x Abu Dhabi, UAE Thursday 20 July 2017

Quality makes Volkswagen Tiguan a small crossover with a big appeal

Road Test Neil Vorano is impressed with the quality of technology as standard in this German crossover.

It may be pricier than its rivals but the Tiguan is worth it. Courtesy of Volkswagen
It may be pricier than its rivals but the Tiguan is worth it. Courtesy of Volkswagen

Everybody likes getting good value for their money. Okay, maybe it's a better feeling when you get a great deal, but still, knowing you got full worth from your cash makes one feel content. And we all need more contentment in our lives.

So maybe you should wander down to a Volkswagen dealership sometime in the near future, especially if you're looking for a new car. You might start to get an inkling of that feeling when you sit inside one of the new Tiguan crossovers.

The mid-sized soft-roaders are slightly refreshed for this year, though there wasn't much wrong with them in the first place. You'll barely notice the change to the headlights (with LED running lights), tail lights and grille; whereas the previous model had an aggressive front, this one looks far more refined, and much more in line with the design of the other models sitting on the showroom floor. But it's still got the clean, crisp, overall look you would recognise from before, and that's not a bad thing.

It's a little pricier than other smaller crossovers, but with the Tiguan, you feel where your money went when you sit inside. Quality leather and plastics fill the cabin, and everything even feels solid. There's even a panoramic sunroof to lighten up the place. This is approaching the quality of an Audi and it makes me question whether I'd pony up the added money for the Q5 at all. Though there is ample room for five people, the cargo area is a bit smaller than what you'd find in other small crossovers; if you're constantly carrying a lot of stuff, you may want for more space.

The new Tiguan keeps the same well-mannered driving characteristics as its predecessor, as I found on a recent drive in the hills of southern Germany and Austria. The 200hp, 2.0L turbocharged engine is, quite simply, one of the best in the segment. Not only is it smooth under acceleration, but it has more power than you'd expect, especially around town and overtaking on the motorway. It's not scintillating, but certainly more than adequate. It really feels more like a small V6, but the good part is you get four-cylinder economy when you fill up.

And that's coupled with a six-speed automatic gearbox with a sport selection; the sport gives a bit of a livelier performance by holding the gears longer, but it works so well normally in everyday driving. There is no shift lag and it seems to be in the right gear at the right time, all the time.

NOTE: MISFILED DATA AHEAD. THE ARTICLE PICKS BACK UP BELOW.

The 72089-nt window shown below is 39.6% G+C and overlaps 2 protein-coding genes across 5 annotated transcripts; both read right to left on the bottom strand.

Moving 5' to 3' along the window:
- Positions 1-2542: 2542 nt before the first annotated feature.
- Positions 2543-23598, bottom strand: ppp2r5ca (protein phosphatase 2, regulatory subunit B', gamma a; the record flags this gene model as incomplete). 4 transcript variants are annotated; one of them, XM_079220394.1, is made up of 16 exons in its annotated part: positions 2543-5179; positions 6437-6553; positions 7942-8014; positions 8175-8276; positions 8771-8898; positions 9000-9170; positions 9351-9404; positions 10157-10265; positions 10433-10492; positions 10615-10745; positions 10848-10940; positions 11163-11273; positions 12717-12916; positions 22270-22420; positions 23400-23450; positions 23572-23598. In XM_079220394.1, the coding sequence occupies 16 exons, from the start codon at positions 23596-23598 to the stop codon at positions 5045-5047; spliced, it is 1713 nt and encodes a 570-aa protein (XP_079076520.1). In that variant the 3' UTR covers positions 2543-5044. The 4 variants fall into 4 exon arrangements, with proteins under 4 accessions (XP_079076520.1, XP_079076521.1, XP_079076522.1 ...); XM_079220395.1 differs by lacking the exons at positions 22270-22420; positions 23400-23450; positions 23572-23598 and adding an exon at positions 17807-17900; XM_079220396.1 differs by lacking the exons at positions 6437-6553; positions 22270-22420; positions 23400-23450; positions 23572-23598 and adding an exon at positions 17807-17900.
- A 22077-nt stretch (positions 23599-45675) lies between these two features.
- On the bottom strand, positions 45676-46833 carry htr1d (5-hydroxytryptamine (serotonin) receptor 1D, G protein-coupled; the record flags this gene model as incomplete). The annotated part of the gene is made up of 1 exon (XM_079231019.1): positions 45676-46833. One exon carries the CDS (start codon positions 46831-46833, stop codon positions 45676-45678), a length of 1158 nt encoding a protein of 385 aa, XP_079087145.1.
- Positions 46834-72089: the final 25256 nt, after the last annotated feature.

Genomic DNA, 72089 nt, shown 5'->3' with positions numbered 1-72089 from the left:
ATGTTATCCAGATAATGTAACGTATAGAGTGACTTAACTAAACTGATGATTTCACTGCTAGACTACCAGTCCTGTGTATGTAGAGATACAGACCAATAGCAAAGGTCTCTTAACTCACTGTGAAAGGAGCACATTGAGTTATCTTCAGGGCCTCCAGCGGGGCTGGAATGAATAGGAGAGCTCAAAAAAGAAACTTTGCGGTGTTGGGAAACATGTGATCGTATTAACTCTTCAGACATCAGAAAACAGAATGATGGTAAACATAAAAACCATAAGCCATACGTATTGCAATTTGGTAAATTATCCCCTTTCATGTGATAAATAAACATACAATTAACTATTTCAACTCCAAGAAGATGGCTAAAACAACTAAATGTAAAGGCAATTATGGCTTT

The drive itself is a pleasurable one. Though it's got all the comfort you'd expect from a mid-level crossover from Volkswagen, it also handles itself nicely in the corners and on tight country roads. Its suspension is forgiving yet tight at the same time, and adjusts well to whatever road conditions you may find.

But here is where the value part comes in. The Tiguan keeps all of its good bits from the previous iteration but also adds some really interesting stuff and, according to the managing director of VW Middle East, Stefan Mecha, the price will stay the same.

For example, an improved stereo and navigation system using a combination of buttons and a large touch screen with clear graphics is one of the easier-to-use systems out there, and one that is also utilised in other VW cars. Of course, you can hook your iPod to it and your playlists and songs come up on the screen. You can also get a parking assist system that drives the car itself into a parking spot.

And the most eye-opening piece of technology is the lane warning system. It's not even a warning, really. If you drift out of your lane, the electric steering will gently bring you back between the white lines on its own. You may or may not like this kind of intrusion from your car, but it's still a feature usually only found on high-end cars such as the Mercedes S-Class, and I was shocked to find it on a mid-level crossover.

For the Middle East, the two models offered - 170hp and 200hp versions - will only have the 4Motion all-wheel drive. And though you can get a Track and Field version, with higher bumpers for better ground clearance, I wouldn't be doing any serious off-roading with the Tiguan; it may be able to handle some rough ground and an occasional dune, but these are designed more for comfort around town.

The quality, technology and smooth ride all add up to make the Tiguan worth a look if you're in the market for a smaller crossover. And you'll feel like you've got your money's worth out of it, despite paying more than for one of its rivals.

You'll have to wait a bit, though; the 2012 Tiguan won't be in UAE showrooms until later this year.


The Specs

Base prices Dh96,276 / Dh100,182

Engine 2.0L turbocharged inline four cylinder

Gearbox Six-speed automatic

Power 170hp @ 5,100rpm, 200hp @ 5,100rpm

Torque 280Nm @ 1,700rpm

Fuel economy, combined 9.4L/100km